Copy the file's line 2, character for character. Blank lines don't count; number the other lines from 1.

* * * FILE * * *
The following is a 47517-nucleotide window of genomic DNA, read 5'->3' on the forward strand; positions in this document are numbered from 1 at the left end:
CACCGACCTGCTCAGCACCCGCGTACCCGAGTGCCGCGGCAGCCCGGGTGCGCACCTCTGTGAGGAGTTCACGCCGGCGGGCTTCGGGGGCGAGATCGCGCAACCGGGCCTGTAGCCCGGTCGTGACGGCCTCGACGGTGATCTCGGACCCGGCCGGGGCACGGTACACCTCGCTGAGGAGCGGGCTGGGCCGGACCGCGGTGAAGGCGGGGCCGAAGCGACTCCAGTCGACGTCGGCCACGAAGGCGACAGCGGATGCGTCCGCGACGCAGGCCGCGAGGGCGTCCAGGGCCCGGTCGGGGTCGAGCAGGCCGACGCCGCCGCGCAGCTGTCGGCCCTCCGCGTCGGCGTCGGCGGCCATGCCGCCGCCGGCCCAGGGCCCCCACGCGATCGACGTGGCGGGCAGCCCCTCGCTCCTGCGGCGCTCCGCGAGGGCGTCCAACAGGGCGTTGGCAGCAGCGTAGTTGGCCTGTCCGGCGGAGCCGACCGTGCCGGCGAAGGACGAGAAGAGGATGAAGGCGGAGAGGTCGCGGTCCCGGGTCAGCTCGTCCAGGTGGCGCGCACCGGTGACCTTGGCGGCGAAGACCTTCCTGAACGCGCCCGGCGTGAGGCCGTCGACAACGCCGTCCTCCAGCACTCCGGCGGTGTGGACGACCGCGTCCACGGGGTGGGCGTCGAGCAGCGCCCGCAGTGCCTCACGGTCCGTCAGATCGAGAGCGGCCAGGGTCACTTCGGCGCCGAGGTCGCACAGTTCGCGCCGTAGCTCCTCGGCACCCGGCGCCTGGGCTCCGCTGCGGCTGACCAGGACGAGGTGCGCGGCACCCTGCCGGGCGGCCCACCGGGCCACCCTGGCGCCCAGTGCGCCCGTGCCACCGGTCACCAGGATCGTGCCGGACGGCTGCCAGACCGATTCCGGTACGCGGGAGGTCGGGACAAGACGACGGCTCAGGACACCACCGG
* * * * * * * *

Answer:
CACCGACCTGCTCAGCACCCGCGTACCCGAGTGCCGCGGCAGCCCGGGTGCGCACCTCTGTGAGGAGTTCACGCCGGCGGGCTTCGGGGGCGAGATCGCGCAACCGGGCCTGTAGCCCGGTCGTGACGGCCTCGACGGTGATCTCGGACCCGGCCGGGGCACGGTACACCTCGCTGAGGAGCGGGCTGGGCCGGACCGCGGTGAAGGCGGGGCCGAAGCGACTCCAGTCGACGTCGGCCACGAAGGCGACAGCGGATGCGTCCGCGACGCAGGCCGCGAGGGCGTCCAGGGCCCGGTCGGGGTCGAGCAGGCCGACGCCGCCGCGCAGCTGTCGGCCCTCCGCGTCGGCGTCGGCGGCCATGCCGCCGCCGGCCCAGGGCCCCCACGCGATCGACGTGGCGGGCAGCCCCTCGCTCCTGCGGCGCTCCGCGAGGGCGTCCAACAGGGCGTTGGCAGCAGCGTAGTTGGCCTGTCCGGCGGAGCCGACCGTGCCGGCGAAGGACGAGAAGAGGATGAAGGCGGAGAGGTCGCGGTCCCGGGTCAGCTCGTCCAGGTGGCGCGCACCGGTGACCTTGGCGGCGAAGACCTTCCTGAACGCGCCCGGCGTGAGGCCGTCGACAACGCCGTCCTCCAGCACTCCGGCGGTGTGGACGACCGCGTCCACGGGGTGGGCGTCGAGCAGCGCCCGCAGTGCCTCACGGTCCGTCAGATCGAGAGCGGCCAGGGTCACTTCGGCGCCGAGGTCGCACAGTTCGCGCCGTAGCTCCTCGGCACCCGGCGCCTGGGCTCCGCTGCGGCTGACCAGGACGAGGTGCGCGGCACCCTGCCGGGCGGCCCACCGGGCCACCCTGGCGCCCAGTGCGCCCGTGCCACCGGTCACCAGGATCGTGCCGGACGGCTGCCAGACCGATTCCGGTACGCGGGAGGTCGGGACAAGACGACGGCTCAGGACACCACCGG